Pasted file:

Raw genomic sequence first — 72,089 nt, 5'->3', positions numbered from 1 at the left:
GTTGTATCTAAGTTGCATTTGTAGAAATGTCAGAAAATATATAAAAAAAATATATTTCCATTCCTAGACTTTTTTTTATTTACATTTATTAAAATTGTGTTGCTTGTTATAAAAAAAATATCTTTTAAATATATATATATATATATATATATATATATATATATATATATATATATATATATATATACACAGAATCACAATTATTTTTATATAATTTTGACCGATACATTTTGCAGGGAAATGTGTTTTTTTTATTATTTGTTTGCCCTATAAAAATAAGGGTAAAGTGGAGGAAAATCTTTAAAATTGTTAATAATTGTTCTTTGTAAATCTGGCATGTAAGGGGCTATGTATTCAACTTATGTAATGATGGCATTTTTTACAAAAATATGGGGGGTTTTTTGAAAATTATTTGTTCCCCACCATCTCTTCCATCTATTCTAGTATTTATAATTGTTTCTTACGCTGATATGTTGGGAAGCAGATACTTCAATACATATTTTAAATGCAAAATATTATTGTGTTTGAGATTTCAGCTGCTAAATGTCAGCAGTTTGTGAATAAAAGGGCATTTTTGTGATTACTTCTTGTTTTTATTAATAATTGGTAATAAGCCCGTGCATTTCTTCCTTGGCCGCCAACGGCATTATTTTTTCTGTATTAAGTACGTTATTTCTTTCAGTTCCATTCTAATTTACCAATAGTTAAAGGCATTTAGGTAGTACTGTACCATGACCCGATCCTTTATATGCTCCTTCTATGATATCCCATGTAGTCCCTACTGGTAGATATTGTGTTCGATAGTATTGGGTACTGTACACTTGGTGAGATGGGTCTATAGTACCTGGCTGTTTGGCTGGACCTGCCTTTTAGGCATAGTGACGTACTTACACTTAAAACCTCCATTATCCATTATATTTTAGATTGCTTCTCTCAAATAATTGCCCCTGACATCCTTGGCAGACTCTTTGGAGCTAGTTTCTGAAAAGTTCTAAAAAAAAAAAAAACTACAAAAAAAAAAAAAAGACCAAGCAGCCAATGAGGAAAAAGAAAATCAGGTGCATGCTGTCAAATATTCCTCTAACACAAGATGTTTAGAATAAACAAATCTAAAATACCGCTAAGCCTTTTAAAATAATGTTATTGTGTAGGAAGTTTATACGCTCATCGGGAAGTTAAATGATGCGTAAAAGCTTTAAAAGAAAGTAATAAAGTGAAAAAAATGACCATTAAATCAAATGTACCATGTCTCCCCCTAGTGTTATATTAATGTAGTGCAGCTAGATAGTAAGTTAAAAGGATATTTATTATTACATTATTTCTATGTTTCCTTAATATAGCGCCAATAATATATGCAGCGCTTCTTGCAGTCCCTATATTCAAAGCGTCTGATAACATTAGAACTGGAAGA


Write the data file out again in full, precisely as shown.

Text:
Raw genomic sequence first — 72,089 nt, 5'->3', positions numbered from 1 at the left:
GTTGTATCTAAGTTGCATTTGTAGAAATGTCAGAAAATATATAAAAAAAATATATTTCCATTCCTAGACTTTTTTTTATTTACATTTATTAAAATTGTGTTGCTTGTTATAAAAAAAATATCTTTTAAATATATATATATATATATATATATATATATATATATATATATATATATATATATATATACACAGAATCACAATTATTTTTATATAATTTTGACCGATACATTTTGCAGGGAAATGTGTTTTTTTTATTATTTGTTTGCCCTATAAAAATAAGGGTAAAGTGGAGGAAAATCTTTAAAATTGTTAATAATTGTTCTTTGTAAATCTGGCATGTAAGGGGCTATGTATTCAACTTATGTAATGATGGCATTTTTTACAAAAATATGGGGGGTTTTTTGAAAATTATTTGTTCCCCACCATCTCTTCCATCTATTCTAGTATTTATAATTGTTTCTTACGCTGATATGTTGGGAAGCAGATACTTCAATACATATTTTAAATGCAAAATATTATTGTGTTTGAGATTTCAGCTGCTAAATGTCAGCAGTTTGTGAATAAAAGGGCATTTTTGTGATTACTTCTTGTTTTTATTAATAATTGGTAATAAGCCCGTGCATTTCTTCCTTGGCCGCCAACGGCATTATTTTTTCTGTATTAAGTACGTTATTTCTTTCAGTTCCATTCTAATTTACCAATAGTTAAAGGCATTTAGGTAGTACTGTACCATGACCCGATCCTTTATATGCTCCTTCTATGATATCCCATGTAGTCCCTACTGGTAGATATTGTGTTCGATAGTATTGGGTACTGTACACTTGGTGAGATGGGTCTATAGTACCTGGCTGTTTGGCTGGACCTGCCTTTTAGGCATAGTGACGTACTTACACTTAAAACCTCCATTATCCATTATATTTTAGATTGCTTCTCTCAAATAATTGCCCCTGACATCCTTGGCAGACTCTTTGGAGCTAGTTTCTGAAAAGTTCTAAAAAAAAAAAAAACTACAAAAAAAAAAAAAAGACCAAGCAGCCAATGAGGAAAAAGAAAATCAGGTGCATGCTGTCAAATATTCCTCTAACACAAGATGTTTAGAATAAACAAATCTAAAATACCGCTAAGCCTTTTAAAATAATGTTATTGTGTAGGAAGTTTATACGCTCATCGGGAAGTTAAATGATGCGTAAAAGCTTTAAAAGAAAGTAATAAAGTGAAAAAAATGACCATTAAATCAAATGTACCATGTCTCCCCCTAGTGTTATATTAATGTAGTGCAGCTAGATAGTAAGTTAAAAGGATATTTATTATTACATTATTTCTATGTTTCCTTAATATAGCGCCAATAATATATGCAGCGCTTCTTGCAGTCCCTATATTCAAAGCGTCTGATAACATTAGAACTGGAAGA